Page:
For readers who don't know, the USIA was the State Department's quasi-independent cultural outreach arm, which was dismantled in 1999 when Congress and the Clinton Administration decided (incorrectly, as the events of September 11, 2001 would soon prove) that we had won the war of global public opinion. The remaining parts of USIA that survived were folded into the new Public Diplomacy cone of the State Department.
Since then, the public diplomacy officers with successful careers are those who adopted the rhetoric quoted above. The logic is simple in an organization as bureaucratic as the State Department: Where you stand depends on where you sit.
The USIA, in theory, was a great agency, but the fact is that it always remained beholden to the State Department and was thus limited in its ability to influence perceptions of the United States. The debate about bringing back the USIA is a time consuming one during events aimed at enhancing cultural relations and, further, completely misses the point, namely that influence can no longer be imposed by rhetoric in the modern world. If an agency is created to address this need, the United States and global community would be far better served by a new method and approach.
Wouldn't it be more innovative, creative, productive, and, yes, more American, to champion investment in intercultural dialogue programs be they independent or governmental? The fact of the matter is, US government investment in cultural relations relative to defense is, at best, an afterthought. Worse, it is a joke, compared to the efforts of other countries. No US foreign service officer should be proudly defending the State Department from creating another USIA. They should be demanding increased funding for cultural relations by any means necessary.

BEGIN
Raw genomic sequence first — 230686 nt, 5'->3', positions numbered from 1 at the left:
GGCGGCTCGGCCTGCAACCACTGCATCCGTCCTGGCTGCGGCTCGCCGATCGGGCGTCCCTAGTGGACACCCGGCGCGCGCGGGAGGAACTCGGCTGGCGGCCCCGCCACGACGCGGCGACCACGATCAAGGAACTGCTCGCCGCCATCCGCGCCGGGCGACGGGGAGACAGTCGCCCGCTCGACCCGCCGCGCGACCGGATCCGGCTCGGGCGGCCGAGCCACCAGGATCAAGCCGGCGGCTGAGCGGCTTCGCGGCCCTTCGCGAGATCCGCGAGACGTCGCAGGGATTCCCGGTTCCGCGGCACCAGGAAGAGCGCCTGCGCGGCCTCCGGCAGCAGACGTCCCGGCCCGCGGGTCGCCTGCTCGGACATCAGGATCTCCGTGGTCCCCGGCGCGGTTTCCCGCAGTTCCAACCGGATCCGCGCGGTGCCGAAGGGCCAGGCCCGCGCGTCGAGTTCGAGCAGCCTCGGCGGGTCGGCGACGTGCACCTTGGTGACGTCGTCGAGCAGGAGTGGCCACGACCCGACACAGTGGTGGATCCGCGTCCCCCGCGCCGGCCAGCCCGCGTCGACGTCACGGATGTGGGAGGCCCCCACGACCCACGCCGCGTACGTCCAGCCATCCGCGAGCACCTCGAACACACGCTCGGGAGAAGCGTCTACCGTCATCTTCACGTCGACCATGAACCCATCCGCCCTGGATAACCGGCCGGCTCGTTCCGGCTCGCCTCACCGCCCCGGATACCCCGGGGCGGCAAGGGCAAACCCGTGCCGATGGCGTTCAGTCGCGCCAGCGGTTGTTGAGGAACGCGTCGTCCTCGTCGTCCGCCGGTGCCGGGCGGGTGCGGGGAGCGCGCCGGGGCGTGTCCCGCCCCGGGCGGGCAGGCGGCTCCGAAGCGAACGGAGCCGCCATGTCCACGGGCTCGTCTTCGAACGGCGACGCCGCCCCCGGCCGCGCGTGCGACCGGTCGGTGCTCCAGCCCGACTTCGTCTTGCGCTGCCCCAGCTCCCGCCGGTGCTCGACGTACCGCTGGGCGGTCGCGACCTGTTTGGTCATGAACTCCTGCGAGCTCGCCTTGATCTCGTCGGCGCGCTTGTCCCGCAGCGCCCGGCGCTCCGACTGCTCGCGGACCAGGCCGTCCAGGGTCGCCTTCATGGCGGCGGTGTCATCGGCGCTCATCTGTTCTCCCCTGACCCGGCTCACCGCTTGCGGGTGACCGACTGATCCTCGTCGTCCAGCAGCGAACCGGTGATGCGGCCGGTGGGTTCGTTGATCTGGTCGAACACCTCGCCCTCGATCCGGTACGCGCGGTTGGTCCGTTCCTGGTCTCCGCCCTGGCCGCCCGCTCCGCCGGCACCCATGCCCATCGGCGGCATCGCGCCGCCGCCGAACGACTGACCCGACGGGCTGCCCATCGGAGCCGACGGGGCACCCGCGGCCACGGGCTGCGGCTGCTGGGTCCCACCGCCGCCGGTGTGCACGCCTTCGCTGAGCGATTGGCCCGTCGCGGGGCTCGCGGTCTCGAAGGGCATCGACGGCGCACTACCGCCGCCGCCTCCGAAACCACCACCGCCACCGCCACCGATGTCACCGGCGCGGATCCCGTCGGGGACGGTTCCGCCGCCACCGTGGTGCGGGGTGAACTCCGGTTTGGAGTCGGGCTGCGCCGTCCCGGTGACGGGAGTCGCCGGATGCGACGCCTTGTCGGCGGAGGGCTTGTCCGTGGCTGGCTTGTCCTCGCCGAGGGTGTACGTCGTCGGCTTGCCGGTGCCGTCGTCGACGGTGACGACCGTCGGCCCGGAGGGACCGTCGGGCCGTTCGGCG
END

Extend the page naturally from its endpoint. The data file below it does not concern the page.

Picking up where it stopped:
Evan's essay is yet another reminder that bureaucracy does not change. I used to believe that the work of cultural relations and development were well-placed in the State Department. I now believe that we would be better served adopting the UK model by creating an independent cultural relations entity like the British Council. (Dancing Ink Productions is currently collaborating with the British Council on the development of a global creative space within the digital culture for real world cultural relations benefit.)
Based on an earlier report by retired foreign service office John Brown, it sounds like the Obama Administration agrees: Obama's Public Diplomacy Chief of Staff recently told Brown that people interested in doing applied cultural relations work should not look to the State Department for careers but should go to NGOs.
Encouraging passionate US citizens who are concerned about improving ties with other cultures to take their work elsewhere is entirely self defeating for the United States and will cripple us further in the global arena. The Obama Administration needs to support cultural relations financially as well. Government investment in fighting wars overseas should be considered just as important as preventing them by improving cultural understanding between people.
Sadly, there is no domestic constituency for cultural relations work in the US. So the likelihood of increased investment in this critical part of our interaction with the world will be left in the hands of others.
[IMAGE CREDIT: IISG.]